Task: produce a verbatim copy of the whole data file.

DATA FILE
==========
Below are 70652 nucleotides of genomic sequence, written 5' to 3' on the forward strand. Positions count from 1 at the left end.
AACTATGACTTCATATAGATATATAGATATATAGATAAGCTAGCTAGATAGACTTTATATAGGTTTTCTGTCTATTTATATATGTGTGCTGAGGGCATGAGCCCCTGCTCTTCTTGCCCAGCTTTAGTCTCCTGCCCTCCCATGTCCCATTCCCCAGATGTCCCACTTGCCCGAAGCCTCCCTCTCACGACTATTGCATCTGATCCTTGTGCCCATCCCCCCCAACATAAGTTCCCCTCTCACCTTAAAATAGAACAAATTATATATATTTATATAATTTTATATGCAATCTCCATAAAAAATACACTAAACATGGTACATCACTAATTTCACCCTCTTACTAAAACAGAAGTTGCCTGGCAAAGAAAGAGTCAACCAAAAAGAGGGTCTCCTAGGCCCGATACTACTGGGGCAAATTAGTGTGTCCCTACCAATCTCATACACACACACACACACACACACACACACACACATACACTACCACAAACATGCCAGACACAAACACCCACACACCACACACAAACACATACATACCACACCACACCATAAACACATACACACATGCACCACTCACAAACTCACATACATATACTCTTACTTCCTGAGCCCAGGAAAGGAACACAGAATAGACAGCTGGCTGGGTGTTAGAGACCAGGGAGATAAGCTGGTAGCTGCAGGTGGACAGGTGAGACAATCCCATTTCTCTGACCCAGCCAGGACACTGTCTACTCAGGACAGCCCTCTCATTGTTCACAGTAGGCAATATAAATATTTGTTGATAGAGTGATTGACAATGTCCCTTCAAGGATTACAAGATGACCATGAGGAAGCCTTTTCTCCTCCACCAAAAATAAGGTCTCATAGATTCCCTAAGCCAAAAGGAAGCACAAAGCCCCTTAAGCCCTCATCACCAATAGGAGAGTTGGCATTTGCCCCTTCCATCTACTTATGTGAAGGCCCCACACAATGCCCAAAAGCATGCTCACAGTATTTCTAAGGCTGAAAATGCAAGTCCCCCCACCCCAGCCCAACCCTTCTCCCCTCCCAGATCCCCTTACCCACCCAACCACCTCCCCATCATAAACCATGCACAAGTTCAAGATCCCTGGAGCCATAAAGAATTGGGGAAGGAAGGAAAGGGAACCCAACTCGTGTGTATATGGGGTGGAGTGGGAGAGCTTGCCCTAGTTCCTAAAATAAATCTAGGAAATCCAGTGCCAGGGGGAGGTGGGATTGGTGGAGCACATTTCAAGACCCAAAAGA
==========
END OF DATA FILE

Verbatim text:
Below are 70652 nucleotides of genomic sequence, written 5' to 3' on the forward strand. Positions count from 1 at the left end.
AACTATGACTTCATATAGATATATAGATATATAGATAAGCTAGCTAGATAGACTTTATATAGGTTTTCTGTCTATTTATATATGTGTGCTGAGGGCATGAGCCCCTGCTCTTCTTGCCCAGCTTTAGTCTCCTGCCCTCCCATGTCCCATTCCCCAGATGTCCCACTTGCCCGAAGCCTCCCTCTCACGACTATTGCATCTGATCCTTGTGCCCATCCCCCCCAACATAAGTTCCCCTCTCACCTTAAAATAGAACAAATTATATATATTTATATAATTTTATATGCAATCTCCATAAAAAATACACTAAACATGGTACATCACTAATTTCACCCTCTTACTAAAACAGAAGTTGCCTGGCAAAGAAAGAGTCAACCAAAAAGAGGGTCTCCTAGGCCCGATACTACTGGGGCAAATTAGTGTGTCCCTACCAATCTCATACACACACACACACACACACACACACACACACATACACTACCACAAACATGCCAGACACAAACACCCACACACCACACACAAACACATACATACCACACCACACCATAAACACATACACACATGCACCACTCACAAACTCACATACATATACTCTTACTTCCTGAGCCCAGGAAAGGAACACAGAATAGACAGCTGGCTGGGTGTTAGAGACCAGGGAGATAAGCTGGTAGCTGCAGGTGGACAGGTGAGACAATCCCATTTCTCTGACCCAGCCAGGACACTGTCTACTCAGGACAGCCCTCTCATTGTTCACAGTAGGCAATATAAATATTTGTTGATAGAGTGATTGACAATGTCCCTTCAAGGATTACAAGATGACCATGAGGAAGCCTTTTCTCCTCCACCAAAAATAAGGTCTCATAGATTCCCTAAGCCAAAAGGAAGCACAAAGCCCCTTAAGCCCTCATCACCAATAGGAGAGTTGGCATTTGCCCCTTCCATCTACTTATGTGAAGGCCCCACACAATGCCCAAAAGCATGCTCACAGTATTTCTAAGGCTGAAAATGCAAGTCCCCCCACCCCAGCCCAACCCTTCTCCCCTCCCAGATCCCCTTACCCACCCAACCACCTCCCCATCATAAACCATGCACAAGTTCAAGATCCCTGGAGCCATAAAGAATTGGGGAAGGAAGGAAAGGGAACCCAACTCGTGTGTATATGGGGTGGAGTGGGAGAGCTTGCCCTAGTTCCTAAAATAAATCTAGGAAATCCAGTGCCAGGGGGAGGTGGGATTGGTGGAGCACATTTCAAGACCCAAAAGA